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Ken Hensley - Blood On The Highway CD (album) cover

BLOOD ON THE HIGHWAY

Ken Hensley

 

Prog Related

3.54 | 19 ratings

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Easy Livin
Special Collaborator
Honorary Collaborator / Retired Admin
4 stars I remember

Sub-titled "When too many dreams come true", "Blood on the highway" is the musical autobiography of Ken Hensley in his role of keyboard player, second guitarist, second vocalist, and principle songwriter with Uriah Heep. Often written very literally, the album is paradoxically intensely personal, while generously sharing the performance duties more than on any other solo Hensley album. It seems that this time around, Ken wanted to ensure that the album quality would not be compromised through him trying to do everything himself. Consequently we have a succession of gifted vocalists, including Glenn Hughes, Jorn Lande, Eve Gallagher and former Uriah Heep lead singer John Lawton. Instrumentally, while Ken's multiple talents are well utilised, a fine array of guest musicians appear throughout.

It would have been tempting for Hensley to simply try to make another Uriah Heep album, and tracks such as "You've Got It (The American Dream)", which covers the band's rapid success in the US, and "Okay (This House Is Down)" certainly feel like Heep songs. There is though a fine diversity to the music which, while generally upbeat, explores a diversity of styles, with fine melodies being the common denominator.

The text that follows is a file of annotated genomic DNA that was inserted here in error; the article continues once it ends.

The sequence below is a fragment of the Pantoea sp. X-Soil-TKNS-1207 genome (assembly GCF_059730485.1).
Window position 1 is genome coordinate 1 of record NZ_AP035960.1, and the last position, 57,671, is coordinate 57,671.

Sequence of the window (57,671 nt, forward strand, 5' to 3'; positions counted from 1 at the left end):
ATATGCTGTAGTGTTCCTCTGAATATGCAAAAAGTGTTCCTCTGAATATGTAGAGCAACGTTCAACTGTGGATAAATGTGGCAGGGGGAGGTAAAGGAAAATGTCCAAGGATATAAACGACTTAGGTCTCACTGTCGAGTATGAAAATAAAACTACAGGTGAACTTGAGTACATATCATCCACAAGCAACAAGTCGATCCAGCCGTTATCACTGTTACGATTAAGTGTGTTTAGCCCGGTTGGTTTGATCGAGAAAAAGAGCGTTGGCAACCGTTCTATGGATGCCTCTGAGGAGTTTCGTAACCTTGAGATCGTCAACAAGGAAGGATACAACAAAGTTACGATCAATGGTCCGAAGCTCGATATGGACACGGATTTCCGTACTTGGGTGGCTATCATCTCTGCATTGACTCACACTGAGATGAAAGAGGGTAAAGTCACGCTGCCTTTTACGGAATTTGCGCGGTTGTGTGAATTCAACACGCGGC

At times, Hensley delves into his own songbook, borrowing themes from songs such as "July Morning" and "Free me" (both on " We're On Our Way"), but such indulgences are done with admirable subtlety, complementing rather than forming the main melody. The main lead guitar refrain in "It Won't Last" sounds similar to that on the fine "Come back to me", a song Ken co-wrote with Lee Kerslake, both being sung by John Lawton.

Personal favourites include the superb opening song "(This Is) Just The Beginning", and the prog leaning "The Last Dance (El Gitano Viejo)", a track which first appeared on Hensley's 2003 album of that name. Eve Gallagher's fine vocals on "It Won't Last", a song which I took to pay tribute to the late David Byron, are Tina Turner like.

"There comes a time" is a first rate Hensley ballad, complete with sax and ah-ah vocals. "I did it all" is touchingly reminiscent of David Byron's "I remember", where Byron also reflected on his time in the band. Here, "I did it all" is a wonderful ballad with orchestration and one of Hensley's finest vocal performances. Poignantly, the song ends with the lyric "I did it all, and now at last I'm doing fine".

The version of "The last dance" here is different to that on the album of that name, with Glenn Hughes taking over lead vocal. This epic piece features a slide guitar solo similar to that on "The spell" before building to its mighty crescendo.

Overall, a remarkable album from one of rock's genuine talents. Hensley has been through a lot in his life, often as he readily admits of his own making. He is though a survivor who has come to terms with his past. This rites of passage lays out the story of his time in one of the world's great bands, telling the story with admirable frankness. The fact that he does so through a bunch of songs which are melodically excellent, and musically rewarding results in an album of great courage and credibility. It's also a damn good listen.

Easy Livin | 4/5 |

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